Out of respect for privacy, even concerning famous people, I wasn't going to write about the marriage of Chelsea Clinton to a Goldman Sachs alum and budding hedge-fund hustler with the resources to buy a $4 million loft so soon after graduating from Stanford. Hopefully Marc Mezvinsky won't follow in the footsteps of his financier father, "Fast-Talkin' Eddie," as they called him back in Iowa, a former Democratic House member who just completed a five-year federal sentence for dozens of fraud felonies.
Anyway, Chelsea also worked at a hedge fund, her mother dabbled in banking shenanigans in her Whitewater days and father Bill's radical deregulation made it a lot easier for financial plunderers to stay on the right side of the law. So the Clintons and the Mezvinskys have a lot in common. I hope their children will do better, and I was going to simply wish them well until I read Tina Brown's paean to power, "Why America Needed Chelsea's Wedding," in the trend-chasing Daily Beast, which she edits.
It was then that I realized that the revival of the Clinton legacy was on in earnest. Brown, a prominent Brit import, is an expert on refurbishing tarnished royalty, as she demonstrated with her gushing tribute to the Clinton wedding as "a happy throwback to the carefree 1990s." So carefree that no one of importance, certainly not in the Clinton White House, took serious stock of the collapse of hedge funds like Long-Term Capital Management, a harbinger of disasters to come.
In what I assume was not self-parody, Brown stated that "the Clintons are enjoying political rosy-glow syndrome. In the light of what's happened since -- two grueling wars, the implosion of debt, 14 million unemployed ... Chelsea's wedding allowed us to remember all that prosperity, those continuous Clinton surpluses." But not, as I the party pooper must add, the Financial Services Modernization Act and the Commodity Futures Modernization Act, which enabled the financial bubble that caused those 14 million to be unemployed.
This all reminds me of the pass given that last attempt at American royalty, when the legacy of John Fitzgerald Kennedy came to be whitewashed so that his reckless decisions to invade Cuba and Vietnam were not to be mentioned. One can hear the "Happy Days Are Here Again" Democratic theme song as Hillary Clinton comes to be nominated after Obama has failed to solve the dire economic problems that his predecessors -- Bill Clinton as well as George W. Bush -- left him.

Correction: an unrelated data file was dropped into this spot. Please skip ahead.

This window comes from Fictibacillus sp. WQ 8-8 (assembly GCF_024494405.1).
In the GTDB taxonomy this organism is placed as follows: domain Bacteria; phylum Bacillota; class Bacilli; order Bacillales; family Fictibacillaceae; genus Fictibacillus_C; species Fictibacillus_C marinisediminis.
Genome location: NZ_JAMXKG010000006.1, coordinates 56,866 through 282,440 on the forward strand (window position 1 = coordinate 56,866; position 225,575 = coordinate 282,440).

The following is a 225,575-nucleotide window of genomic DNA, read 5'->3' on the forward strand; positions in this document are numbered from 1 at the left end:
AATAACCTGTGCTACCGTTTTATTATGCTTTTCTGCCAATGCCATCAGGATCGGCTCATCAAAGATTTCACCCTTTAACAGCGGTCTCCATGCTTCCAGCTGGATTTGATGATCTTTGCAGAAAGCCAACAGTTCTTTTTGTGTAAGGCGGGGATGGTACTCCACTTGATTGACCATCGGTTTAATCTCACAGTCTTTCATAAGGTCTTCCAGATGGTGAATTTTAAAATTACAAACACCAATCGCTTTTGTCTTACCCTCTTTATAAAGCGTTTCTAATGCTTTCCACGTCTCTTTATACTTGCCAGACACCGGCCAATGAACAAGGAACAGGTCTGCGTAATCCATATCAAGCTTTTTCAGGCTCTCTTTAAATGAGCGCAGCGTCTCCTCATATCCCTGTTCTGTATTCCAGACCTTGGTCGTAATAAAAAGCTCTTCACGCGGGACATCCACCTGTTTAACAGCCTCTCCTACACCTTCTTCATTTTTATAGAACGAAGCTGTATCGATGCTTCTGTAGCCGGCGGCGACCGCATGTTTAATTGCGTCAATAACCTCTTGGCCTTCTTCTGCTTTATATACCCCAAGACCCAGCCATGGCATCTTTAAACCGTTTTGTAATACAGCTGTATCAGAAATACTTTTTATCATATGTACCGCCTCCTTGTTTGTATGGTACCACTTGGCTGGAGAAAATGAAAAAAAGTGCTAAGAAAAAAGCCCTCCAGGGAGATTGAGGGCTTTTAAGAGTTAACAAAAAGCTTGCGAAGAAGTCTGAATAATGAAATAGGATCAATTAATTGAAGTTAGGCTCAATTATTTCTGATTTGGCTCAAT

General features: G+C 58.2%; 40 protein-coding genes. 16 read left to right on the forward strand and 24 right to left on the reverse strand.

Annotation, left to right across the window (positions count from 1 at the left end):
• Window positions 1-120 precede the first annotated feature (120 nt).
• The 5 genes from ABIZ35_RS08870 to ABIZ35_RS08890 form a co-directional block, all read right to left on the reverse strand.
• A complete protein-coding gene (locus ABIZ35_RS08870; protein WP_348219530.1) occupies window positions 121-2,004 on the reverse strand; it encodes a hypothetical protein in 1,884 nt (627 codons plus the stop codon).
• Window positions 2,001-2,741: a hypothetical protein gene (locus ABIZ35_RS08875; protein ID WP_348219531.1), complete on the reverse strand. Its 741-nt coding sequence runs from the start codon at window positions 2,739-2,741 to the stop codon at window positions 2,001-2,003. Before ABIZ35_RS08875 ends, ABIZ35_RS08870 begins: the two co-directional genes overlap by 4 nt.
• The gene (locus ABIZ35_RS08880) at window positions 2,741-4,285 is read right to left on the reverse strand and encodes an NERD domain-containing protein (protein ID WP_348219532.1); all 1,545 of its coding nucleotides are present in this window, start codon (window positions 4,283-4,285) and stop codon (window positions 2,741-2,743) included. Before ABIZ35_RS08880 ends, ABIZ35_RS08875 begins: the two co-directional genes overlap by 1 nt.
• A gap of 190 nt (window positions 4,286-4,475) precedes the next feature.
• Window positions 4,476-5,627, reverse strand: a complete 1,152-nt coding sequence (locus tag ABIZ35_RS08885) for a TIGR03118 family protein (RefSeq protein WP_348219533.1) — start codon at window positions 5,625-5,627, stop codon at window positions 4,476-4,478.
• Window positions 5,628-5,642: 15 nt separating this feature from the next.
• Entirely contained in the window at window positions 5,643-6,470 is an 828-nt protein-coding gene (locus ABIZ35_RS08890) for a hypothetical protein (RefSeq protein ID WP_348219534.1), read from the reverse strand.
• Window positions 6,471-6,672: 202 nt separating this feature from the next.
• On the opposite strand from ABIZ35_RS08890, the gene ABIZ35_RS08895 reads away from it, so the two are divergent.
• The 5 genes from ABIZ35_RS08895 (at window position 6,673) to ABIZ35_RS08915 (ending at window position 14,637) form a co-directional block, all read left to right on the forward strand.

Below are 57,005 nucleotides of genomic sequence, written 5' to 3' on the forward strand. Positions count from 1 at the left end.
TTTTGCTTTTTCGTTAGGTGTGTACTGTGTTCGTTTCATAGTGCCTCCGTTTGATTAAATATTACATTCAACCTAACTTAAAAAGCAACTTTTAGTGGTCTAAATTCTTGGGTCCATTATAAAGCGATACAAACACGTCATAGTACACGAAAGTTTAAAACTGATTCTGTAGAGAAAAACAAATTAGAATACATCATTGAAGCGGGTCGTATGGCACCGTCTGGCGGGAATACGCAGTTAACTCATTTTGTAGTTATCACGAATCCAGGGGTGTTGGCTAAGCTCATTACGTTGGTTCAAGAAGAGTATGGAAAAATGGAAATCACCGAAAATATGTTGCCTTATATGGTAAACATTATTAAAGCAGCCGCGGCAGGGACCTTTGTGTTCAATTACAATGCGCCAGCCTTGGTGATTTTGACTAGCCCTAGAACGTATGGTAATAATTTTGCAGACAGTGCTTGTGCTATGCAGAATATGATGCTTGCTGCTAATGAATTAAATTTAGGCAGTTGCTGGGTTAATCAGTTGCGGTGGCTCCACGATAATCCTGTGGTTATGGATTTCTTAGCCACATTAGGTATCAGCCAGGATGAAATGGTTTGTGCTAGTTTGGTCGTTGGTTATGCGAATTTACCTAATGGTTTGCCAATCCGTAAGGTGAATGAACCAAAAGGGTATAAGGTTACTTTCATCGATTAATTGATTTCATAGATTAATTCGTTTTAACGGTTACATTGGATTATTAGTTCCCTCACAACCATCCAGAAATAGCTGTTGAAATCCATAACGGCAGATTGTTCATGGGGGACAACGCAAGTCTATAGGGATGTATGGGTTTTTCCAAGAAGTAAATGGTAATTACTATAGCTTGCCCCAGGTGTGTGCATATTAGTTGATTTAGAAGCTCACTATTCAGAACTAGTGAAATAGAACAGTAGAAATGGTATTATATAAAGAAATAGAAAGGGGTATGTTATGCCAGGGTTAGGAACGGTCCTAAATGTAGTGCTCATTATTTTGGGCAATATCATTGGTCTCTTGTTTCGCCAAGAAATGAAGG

But don't dare tag Hillary with anything her husband brought about or even for what Brown calls the "two grueling wars" which Obama inherited and which Hillary voted for and now pushes as energetically as do the top hawks in the Pentagon. "No sticky wars then," Brown writes, referring to the good old days of the reign of Bill. "Meanwhile, Hillary, pummeled and reviled during the campaign year of Obama worship, is now the popular member of Bam's administration." Hillary is never responsible for past adversity but only steeled by it, as are the newest family member and his mother:
"It clearly is an additional bond between these families that Marc and his mother, Marjorie Margolies-Mezvinsky, know something about the Clinton world they are joining with. Marc had to endure the press onslaughts when his congressman father Ed went to jail for fraud." His mother, a Democrat from Pennsylvania, lost her seat in the U.S. House of Representatives after voting for Clinton's first budget, but Brown snatches victory from those defeats and personal travails: "There is character in this new family of Chelsea's and an understanding of the harsh paybacks of public life."
OK, so I have gone on too long about a column by one preening society writer, but it is irritating that the Clinton parents are getting off the hook while Obama, who is guilty of relying too heavily on Clintonista alums for policy direction, is somehow scorned. Without President Clinton turning the economy over to Robert Rubin, Alan Greenspan and Lawrence Summers, there would have been no financial meltdown. Obama's cardinal error was bringing Summers and another Clinton acolyte, Timothy Geithner, back into power.
Apologists like Brown gloss over the fact that it was precisely Bill Clinton's scandal that brought Bush and the Republicans to power. When Brown writes that "the Lewinsky stain, the impeachment dramas, and the Starr witch hunt of the Clinton years seems like a crazy dream," does she seriously mean to absolve Papa Bill from having brought such disarray into our politics? Can one forget that without that stained dress, Al Gore would have won the Electoral College as well as the popular vote?
Clinton nostalgia is dangerous nonsense, and for Democrats to go down that road is to avoid serious assessment of their own party's role in the economic debacle that haunts the nation.